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Chapter 1.

Introduction: Matter and Measurements
Outline 1. Matter and properties 2. Classification of matter 3. Elements and periodic Table 4. Measurements and significant figures

Reference 1. “Chemistry: An Atoms First Approach”, S. S. Zumdahl, S. A. Zumdahl, International Ed. 2012, Chapter R.
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1. Matter and properties
• Chemistry is a science that studies matter and its changes. • Matter is anything that has mass and also occupies volume.
For example: Air, Water, Trees, Grass, Building…

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Properties of matter
• To distinguish between samples of matter, we compare their properties. • Property: any characteristic that can be used to describe or identify matter. • Two categories of properties:
– Physical properties – Chemical properties

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– Such properties can be observed without changing the chemical composition of a substance. Examples: Color Mass Odor Melting point Boiling point 4 .Physical Properties • Physical properties: – Describe physical characteristics or behavior.

mass.Physical Properties of Matter • Physical Properties can be intensive or extensive.g.g. density. e. volume. • An intensive property is a property that does not depend on the system size or the amount of material in the system. volume density. mass. color 5 . e. temperature • An extensive property is a property is directly proportional to the amount of material in the system. color.

Chemical Properties • Chemical properties: . e. 4 Fe (s) + 3 O2 (g)  2 Fe2O3 (s) 6 .A chemical property is the ability (or inability) of a substance to undergo a change in composition under stated conditions. Rust (corrosion) occurs when a bicycle is left out in the rain due to the chemical combination of oxygen with iron to give the new substance iron oxide.Describe how a substance reacts with other type(s) of matter. .g. Corrosiveness is therefore a chemical properties of iron.

– Physical change – Chemical change 7 .Physical and Chemical Changes • Chemistry is a science that studies matter and its changes.

but its chemical composition is unchanged. 8 . but both are made up of H2O molecules. • No breaking of chemical bonds. Examples: • Melting of water • Freezing of water Liquid water and ice (solid water) are certainly different in many ways.Physical Changes • Physical changes are changes in the form of a substance.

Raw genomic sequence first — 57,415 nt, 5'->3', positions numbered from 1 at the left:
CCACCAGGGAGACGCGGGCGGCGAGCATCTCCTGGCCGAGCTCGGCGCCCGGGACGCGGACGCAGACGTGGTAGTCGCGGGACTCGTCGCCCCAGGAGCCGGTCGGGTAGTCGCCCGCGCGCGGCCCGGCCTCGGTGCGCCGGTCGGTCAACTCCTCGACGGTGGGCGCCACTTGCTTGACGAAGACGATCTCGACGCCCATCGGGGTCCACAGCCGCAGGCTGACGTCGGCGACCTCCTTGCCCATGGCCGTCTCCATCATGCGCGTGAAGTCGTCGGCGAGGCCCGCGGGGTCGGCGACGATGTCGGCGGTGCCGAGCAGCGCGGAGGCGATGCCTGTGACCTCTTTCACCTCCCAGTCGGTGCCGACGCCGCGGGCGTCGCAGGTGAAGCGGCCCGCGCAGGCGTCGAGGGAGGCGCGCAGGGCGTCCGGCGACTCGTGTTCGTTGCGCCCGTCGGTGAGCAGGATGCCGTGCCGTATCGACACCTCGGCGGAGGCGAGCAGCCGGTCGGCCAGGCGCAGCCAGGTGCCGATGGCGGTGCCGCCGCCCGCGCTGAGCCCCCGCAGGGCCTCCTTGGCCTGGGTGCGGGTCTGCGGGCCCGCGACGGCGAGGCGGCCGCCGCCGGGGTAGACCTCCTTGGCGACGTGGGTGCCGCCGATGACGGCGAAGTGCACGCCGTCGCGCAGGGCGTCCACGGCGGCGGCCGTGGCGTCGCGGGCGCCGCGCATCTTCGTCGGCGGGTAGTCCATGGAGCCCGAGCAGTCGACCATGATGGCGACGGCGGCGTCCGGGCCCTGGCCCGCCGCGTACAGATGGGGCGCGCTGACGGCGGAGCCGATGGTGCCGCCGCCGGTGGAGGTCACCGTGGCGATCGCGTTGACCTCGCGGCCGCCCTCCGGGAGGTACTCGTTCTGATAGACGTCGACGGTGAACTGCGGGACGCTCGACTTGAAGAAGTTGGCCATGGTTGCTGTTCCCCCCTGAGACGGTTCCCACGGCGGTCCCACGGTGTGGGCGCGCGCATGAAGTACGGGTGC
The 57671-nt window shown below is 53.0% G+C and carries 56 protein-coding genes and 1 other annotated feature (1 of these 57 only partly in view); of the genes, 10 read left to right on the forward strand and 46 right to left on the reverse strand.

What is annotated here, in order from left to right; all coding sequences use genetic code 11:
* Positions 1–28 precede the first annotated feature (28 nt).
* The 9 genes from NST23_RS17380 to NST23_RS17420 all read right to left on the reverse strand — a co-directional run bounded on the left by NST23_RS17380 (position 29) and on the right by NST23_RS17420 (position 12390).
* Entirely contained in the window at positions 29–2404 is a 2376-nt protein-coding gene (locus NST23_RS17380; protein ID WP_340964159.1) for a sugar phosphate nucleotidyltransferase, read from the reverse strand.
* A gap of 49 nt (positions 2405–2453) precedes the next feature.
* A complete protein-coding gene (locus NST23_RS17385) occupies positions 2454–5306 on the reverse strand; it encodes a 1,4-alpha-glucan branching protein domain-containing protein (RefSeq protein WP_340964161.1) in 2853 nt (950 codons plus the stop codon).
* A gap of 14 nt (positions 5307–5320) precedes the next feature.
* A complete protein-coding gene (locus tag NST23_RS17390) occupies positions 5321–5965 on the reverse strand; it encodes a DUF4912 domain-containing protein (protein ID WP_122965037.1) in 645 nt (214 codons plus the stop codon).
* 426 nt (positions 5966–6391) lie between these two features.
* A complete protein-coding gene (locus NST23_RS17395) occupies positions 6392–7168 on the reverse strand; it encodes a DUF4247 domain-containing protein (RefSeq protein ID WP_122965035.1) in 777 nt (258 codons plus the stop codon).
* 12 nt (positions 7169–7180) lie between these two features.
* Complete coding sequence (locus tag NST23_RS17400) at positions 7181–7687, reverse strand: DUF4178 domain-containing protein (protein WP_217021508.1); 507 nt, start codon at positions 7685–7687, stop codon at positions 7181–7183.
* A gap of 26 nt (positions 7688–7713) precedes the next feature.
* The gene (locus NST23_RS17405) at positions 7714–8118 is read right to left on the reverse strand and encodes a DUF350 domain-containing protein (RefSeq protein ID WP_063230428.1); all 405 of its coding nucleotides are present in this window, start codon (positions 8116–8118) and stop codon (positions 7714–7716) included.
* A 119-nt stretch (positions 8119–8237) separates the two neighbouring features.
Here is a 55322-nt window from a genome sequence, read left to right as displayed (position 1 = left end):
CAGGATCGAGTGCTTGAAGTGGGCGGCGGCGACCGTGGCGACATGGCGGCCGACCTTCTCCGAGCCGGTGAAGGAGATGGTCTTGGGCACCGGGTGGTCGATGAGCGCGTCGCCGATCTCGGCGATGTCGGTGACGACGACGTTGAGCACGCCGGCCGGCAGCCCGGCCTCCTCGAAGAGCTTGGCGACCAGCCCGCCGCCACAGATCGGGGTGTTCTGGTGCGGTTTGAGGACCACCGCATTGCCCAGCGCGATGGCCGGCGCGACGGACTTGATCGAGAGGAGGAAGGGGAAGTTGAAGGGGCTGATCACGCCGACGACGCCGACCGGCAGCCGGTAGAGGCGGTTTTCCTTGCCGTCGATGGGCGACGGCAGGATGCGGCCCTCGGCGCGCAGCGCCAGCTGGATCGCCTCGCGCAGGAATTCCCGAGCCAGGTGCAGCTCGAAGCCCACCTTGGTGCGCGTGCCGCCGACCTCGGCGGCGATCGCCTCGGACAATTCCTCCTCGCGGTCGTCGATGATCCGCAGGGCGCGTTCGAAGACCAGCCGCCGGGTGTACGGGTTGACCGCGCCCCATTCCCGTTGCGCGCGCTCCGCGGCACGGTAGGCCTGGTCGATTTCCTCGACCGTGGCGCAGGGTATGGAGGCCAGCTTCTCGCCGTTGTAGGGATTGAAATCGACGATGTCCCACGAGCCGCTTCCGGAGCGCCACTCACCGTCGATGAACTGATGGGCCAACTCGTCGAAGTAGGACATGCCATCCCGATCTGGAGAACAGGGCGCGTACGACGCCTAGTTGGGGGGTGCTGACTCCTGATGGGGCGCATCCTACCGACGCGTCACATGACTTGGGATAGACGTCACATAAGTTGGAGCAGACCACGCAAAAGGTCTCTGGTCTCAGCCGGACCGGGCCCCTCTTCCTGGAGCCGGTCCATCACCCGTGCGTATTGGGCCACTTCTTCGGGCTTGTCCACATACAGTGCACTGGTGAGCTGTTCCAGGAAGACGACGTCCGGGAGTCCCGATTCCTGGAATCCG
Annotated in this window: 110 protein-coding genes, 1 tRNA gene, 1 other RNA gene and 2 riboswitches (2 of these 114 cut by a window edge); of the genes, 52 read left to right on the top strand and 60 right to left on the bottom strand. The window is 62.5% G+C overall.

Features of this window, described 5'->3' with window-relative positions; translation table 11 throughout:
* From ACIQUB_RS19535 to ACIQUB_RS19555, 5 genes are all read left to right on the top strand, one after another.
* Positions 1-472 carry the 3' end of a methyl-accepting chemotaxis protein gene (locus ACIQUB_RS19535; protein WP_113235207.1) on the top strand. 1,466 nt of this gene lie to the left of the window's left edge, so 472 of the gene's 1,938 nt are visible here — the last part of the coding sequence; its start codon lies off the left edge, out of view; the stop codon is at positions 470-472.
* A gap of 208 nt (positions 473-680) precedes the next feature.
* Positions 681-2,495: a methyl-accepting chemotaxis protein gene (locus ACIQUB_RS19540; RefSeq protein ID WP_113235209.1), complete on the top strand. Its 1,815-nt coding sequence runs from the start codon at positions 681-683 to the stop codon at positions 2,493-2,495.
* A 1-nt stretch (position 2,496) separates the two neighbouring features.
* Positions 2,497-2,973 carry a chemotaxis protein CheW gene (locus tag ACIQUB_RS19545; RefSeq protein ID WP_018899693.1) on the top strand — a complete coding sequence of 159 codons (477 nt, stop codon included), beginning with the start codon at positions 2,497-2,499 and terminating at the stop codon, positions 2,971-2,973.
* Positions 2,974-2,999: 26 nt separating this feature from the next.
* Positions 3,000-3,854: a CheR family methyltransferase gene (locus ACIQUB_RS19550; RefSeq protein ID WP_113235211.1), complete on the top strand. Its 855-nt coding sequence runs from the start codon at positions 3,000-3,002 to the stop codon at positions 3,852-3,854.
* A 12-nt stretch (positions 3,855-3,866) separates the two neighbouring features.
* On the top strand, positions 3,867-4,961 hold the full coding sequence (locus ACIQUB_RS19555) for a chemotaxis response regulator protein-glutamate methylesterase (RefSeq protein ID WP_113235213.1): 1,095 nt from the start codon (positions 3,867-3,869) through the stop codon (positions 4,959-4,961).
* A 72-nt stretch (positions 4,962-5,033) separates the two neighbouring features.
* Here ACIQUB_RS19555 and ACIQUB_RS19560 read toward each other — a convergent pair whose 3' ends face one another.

Rust occurs when a bicycle is left out in the rain due to the combination of 9 oxygen with iron to give iron oxide.Chemical Changes • Chemical changes occur when the chemical composition of a substance is changed. . Examples: As wood burns. • Breaking of bonds and rearrangement of atoms • In a chemical change (or chemical reaction). matters are converted to new kinds with different compositions. it turns into a pile of ashes and gases.

Rigid Definite volume but no definite shape. Takes the shape and volume 10 of its container. Takes the shape of its container. . Classification of Matter According to their physical states.2. matter can be classified as (a) solid (b) liquid (c) gas Definite shape and volume. No definite volume or shape.

Classification of Matter Matter can also be classified according to their compositions: 11 .

water.Classification of Matter Matter can also be classified according to their composition: Substances: Pure matters that have definite fixed compositions which do not vary from sample to sample.g. orange juice water 12 sugar solution . a sugar solution. gold. Mixtures: made up of two or more substances. e. e.g.

g. etc). filtration. 13 . A mixture can be separated into its components by appropriate physical means (e. distillation and chromatography.Distinguishing Between Substance and Mixture A substance is a kind of matter that cannot be separated into other kinds of matter by any physical process.

Types of Substances An element is a substance made up of the same type of atoms. 14 . and cannot be decomposed into simpler substances. NaCl). water.. oxygen (O2)] A compound is a substance made of two or more elements chemically combined (e. [e.g. gold (Au).g.